The name derives from the French word Chamois (buff). A small mountain village located at over 1800 meters high, surrounded by woods and pastures, in the middle valley of the Matterhorn, Chamois is the highest located town in the whole Val d'Aosta and can be reached only on foot, by air or by cable car starting from Buisson. It features typical homes of wood and stone, and the town is crossed by narrow streets and offers a temperate climate. In Chamois one lives in contact with mother nature in the most total peace and in Winter, the great skiing facilities offer different degrees of difficulty. From the village square, overlooked by the church, the Town Hall, the cable car and ski lifts stations, branch out paths that lead to the surrounding villages. Even though traces of prehistoric settlements have been found in the area, it seems that the first human settlements here were in Roman and pre-Roman times and probable only in the late Middle Ages, there was a permanent population. It was a fief of the Lords of Challant-Montjovet, unlike other nearby areas of Valtournenche, that were subject to the Challant-Cly. The wife of Challant François, Baron de Chatillon, sheltered in Chamois to escape from the troops of Louis XIV, when they invaded the Val d'Aosta, but only for a short while, as she was taken hostage by the commander of the French and deported back to Chatillon. In the XVIII century Chamois was ceded to the Cly and in 1751, it became independant with a census by the feudal baron of Cly. In the second half of the century public schools were founded and the following years the inhabitants of Chamois continued to promote the education of the people.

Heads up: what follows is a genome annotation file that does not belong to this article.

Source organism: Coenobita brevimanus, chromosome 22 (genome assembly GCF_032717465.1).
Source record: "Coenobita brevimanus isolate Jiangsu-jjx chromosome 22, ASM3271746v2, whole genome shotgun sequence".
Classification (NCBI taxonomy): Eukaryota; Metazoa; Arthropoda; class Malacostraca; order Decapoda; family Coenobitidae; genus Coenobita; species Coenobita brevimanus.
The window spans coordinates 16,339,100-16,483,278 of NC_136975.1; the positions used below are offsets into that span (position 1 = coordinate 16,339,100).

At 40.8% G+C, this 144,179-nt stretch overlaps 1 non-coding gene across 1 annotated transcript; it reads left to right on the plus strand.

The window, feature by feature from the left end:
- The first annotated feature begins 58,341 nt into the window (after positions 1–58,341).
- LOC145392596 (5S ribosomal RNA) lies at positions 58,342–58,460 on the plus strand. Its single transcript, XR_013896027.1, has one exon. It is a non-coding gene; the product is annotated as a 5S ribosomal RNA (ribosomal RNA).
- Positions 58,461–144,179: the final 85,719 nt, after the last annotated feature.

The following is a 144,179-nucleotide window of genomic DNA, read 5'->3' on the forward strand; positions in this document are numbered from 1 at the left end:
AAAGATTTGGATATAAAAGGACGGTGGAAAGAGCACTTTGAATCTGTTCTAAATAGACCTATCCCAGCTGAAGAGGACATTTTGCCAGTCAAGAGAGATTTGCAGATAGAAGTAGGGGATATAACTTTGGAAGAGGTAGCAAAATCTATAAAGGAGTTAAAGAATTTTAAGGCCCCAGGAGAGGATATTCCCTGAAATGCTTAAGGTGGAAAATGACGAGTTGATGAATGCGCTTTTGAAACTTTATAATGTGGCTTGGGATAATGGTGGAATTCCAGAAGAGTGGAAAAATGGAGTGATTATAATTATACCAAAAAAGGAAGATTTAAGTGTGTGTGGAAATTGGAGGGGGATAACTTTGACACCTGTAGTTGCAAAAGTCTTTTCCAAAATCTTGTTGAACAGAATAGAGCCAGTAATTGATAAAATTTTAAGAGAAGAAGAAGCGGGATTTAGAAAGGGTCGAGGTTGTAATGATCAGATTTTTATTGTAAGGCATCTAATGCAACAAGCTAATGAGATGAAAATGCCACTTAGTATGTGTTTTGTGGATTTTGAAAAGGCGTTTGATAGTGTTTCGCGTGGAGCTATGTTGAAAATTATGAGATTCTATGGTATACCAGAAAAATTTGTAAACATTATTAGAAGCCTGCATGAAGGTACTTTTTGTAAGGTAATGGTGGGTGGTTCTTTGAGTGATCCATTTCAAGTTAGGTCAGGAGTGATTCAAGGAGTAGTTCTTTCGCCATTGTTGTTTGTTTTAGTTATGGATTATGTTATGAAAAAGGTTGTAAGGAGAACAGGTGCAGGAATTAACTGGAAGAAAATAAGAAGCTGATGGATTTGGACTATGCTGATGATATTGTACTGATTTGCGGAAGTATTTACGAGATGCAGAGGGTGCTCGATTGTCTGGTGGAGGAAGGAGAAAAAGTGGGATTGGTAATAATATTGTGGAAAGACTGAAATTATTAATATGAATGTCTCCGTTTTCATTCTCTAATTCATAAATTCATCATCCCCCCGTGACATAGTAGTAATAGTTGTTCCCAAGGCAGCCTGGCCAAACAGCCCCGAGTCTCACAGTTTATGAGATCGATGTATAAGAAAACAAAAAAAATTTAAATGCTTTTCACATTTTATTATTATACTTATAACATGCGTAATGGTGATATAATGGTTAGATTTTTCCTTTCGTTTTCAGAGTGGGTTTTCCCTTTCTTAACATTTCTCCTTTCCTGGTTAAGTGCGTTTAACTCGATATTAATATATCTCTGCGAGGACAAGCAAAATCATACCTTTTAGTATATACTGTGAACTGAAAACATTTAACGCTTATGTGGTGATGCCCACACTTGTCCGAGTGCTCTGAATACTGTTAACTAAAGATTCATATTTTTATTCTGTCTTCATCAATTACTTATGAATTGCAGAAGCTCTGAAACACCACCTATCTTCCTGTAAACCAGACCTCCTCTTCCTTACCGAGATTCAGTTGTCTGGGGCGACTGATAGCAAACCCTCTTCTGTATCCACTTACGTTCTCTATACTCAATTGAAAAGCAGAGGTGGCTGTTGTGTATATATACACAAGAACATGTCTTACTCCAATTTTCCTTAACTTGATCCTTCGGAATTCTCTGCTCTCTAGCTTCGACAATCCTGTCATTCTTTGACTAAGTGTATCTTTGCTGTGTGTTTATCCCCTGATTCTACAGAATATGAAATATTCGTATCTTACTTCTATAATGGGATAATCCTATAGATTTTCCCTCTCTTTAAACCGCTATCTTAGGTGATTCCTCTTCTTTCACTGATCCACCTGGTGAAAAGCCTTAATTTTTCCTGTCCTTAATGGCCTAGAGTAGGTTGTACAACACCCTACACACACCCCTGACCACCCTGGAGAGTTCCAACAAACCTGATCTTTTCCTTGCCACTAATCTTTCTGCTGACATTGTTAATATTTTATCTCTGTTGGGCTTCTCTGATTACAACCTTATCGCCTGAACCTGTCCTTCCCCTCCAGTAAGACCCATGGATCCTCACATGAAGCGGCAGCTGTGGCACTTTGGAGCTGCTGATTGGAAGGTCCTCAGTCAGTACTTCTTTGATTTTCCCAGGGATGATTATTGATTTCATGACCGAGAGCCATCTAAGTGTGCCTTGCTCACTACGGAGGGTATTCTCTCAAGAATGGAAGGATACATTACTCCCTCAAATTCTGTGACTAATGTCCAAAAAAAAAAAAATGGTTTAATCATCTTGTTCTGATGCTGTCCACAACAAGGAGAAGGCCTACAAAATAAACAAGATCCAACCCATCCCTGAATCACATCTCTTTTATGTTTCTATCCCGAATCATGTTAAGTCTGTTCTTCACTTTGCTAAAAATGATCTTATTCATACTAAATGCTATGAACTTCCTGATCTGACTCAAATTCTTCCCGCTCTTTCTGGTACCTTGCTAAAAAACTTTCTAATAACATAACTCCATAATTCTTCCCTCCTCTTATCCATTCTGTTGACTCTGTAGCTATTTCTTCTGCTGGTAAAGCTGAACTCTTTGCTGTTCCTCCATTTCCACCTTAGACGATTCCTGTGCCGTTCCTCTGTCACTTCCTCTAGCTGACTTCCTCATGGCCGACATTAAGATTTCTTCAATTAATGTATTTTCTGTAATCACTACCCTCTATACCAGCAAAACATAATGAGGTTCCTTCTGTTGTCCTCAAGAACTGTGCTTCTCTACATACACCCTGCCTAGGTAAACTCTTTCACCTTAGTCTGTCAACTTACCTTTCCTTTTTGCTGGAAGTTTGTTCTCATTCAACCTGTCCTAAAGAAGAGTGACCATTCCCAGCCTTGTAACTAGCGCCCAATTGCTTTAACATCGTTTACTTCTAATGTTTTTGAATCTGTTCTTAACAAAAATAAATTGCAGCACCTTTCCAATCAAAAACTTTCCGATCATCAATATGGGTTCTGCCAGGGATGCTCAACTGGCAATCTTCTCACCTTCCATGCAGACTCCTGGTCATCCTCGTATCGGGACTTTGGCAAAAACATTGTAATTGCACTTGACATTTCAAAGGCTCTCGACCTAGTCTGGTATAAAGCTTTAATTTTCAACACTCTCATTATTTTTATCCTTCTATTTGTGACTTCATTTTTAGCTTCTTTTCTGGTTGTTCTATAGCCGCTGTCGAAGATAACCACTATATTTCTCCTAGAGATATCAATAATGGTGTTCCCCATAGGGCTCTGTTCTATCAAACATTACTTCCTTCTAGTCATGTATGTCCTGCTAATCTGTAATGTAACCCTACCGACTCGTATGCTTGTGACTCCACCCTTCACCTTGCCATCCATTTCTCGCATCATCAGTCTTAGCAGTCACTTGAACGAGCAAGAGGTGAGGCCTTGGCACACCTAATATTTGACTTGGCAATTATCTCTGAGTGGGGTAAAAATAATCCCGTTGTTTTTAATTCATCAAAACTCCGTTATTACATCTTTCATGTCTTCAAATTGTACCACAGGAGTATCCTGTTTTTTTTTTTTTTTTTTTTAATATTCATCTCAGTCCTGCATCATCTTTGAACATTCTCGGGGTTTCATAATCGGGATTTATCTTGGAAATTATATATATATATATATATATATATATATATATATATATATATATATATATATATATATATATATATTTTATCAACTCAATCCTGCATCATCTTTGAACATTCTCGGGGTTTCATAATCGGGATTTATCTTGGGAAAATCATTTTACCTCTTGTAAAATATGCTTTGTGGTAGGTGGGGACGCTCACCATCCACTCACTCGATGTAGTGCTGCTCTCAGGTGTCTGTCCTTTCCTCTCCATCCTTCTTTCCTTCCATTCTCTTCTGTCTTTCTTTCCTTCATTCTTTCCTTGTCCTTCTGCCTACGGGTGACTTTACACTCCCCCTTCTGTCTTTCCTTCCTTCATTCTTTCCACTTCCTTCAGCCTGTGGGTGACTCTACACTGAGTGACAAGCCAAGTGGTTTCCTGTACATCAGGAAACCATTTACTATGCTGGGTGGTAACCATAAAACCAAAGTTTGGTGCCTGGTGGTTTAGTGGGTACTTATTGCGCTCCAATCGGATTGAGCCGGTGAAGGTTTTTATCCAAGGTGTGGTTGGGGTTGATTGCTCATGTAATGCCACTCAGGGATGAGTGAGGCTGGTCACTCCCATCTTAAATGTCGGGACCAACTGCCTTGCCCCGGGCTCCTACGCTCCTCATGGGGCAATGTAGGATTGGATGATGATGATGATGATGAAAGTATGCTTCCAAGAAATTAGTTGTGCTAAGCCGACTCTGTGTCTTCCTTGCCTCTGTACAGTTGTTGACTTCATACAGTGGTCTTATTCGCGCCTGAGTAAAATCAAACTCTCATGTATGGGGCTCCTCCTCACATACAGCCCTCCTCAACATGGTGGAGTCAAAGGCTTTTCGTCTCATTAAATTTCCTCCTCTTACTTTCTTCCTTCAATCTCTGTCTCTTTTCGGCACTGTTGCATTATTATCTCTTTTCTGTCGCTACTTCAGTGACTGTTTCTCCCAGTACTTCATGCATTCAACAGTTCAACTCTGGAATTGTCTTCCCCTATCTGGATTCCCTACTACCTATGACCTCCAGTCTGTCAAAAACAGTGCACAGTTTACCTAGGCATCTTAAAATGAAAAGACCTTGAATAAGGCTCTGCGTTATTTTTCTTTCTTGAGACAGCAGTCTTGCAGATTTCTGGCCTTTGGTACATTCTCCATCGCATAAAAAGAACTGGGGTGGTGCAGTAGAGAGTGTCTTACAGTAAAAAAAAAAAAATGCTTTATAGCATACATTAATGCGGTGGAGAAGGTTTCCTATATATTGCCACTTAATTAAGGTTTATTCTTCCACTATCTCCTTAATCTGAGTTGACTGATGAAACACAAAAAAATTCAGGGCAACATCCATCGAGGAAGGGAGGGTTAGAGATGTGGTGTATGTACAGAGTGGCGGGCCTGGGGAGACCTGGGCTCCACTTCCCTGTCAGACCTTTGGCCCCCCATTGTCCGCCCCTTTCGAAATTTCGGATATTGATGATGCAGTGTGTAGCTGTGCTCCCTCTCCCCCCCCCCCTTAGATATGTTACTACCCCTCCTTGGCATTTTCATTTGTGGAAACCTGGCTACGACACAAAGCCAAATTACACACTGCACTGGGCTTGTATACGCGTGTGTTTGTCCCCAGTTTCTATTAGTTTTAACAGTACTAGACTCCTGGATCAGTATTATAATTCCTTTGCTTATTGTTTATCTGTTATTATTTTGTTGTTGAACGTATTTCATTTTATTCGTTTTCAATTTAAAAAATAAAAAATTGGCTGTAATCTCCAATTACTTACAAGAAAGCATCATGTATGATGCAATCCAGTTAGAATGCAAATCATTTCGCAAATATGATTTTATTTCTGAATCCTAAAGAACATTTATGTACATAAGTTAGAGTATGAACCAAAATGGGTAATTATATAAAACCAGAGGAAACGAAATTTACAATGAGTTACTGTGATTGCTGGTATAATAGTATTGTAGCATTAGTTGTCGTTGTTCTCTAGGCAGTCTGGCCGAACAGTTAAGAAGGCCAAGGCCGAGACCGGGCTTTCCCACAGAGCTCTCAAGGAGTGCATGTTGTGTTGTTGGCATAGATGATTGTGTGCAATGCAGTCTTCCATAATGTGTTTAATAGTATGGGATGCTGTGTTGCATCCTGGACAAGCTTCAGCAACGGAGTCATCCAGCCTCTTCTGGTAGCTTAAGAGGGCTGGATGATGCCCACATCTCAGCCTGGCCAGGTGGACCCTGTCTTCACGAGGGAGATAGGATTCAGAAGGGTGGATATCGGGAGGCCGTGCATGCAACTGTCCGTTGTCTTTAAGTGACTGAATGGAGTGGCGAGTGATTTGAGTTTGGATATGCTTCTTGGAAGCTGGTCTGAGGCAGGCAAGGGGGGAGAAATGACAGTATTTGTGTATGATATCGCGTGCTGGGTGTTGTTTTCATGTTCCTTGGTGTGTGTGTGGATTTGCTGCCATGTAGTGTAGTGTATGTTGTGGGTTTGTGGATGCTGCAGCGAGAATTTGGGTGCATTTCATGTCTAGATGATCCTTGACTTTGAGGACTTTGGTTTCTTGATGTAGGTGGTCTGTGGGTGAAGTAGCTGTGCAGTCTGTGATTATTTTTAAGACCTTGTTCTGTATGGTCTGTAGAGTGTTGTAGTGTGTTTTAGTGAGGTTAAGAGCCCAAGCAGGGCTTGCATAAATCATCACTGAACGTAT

Not to miss:
The Chapel Corgnolaz, restored in 1632, the original building gave way to a larger church, consecrated in 1707. The latter, dedicated to Saint Pantaleone, was rebuilt in 1838. It features a single rectangular nave with an apse and a tower equipped with four bells. Inside it preserves a wooden altar in Baroque style dating from the XVIII, carved, painted and partially gilded, from the old church of Torgnon. The altar features statues of saints and the Madonna and Child. In the small museum of the parish, there is a cross of the XV century and a silver chalice of 1614. The adjoining rectory was built in 1844.
The Chapel of Notre Dame de la Pitie in Suiss, built in 1707, was destroyed following a landslide and rebuilt in 1931. It preserves an ancient wooden statue carved and painted, depicting the Pietà, dating to the period between the XVI and the XVIII century and a painting of the period between the XVIII and XIX centuries depicting the Holy Trinity.
The mill in Crepin, built in 1834 with an attached chapel du Mont Tabor in 1856. It is located near a stream and features a circular plan and was built on the ruins of a previous structure
The Chapel of Moulins, consecrated to the Trinity, built in 1691 and restored in 1880. It lies hidden among the larches, a few meters from the bridge over the stream Chamois
The Lake of Lod, located near to the village, is a small lake in the countryside.
Various ancient houses, the oldest of which dates from 1654.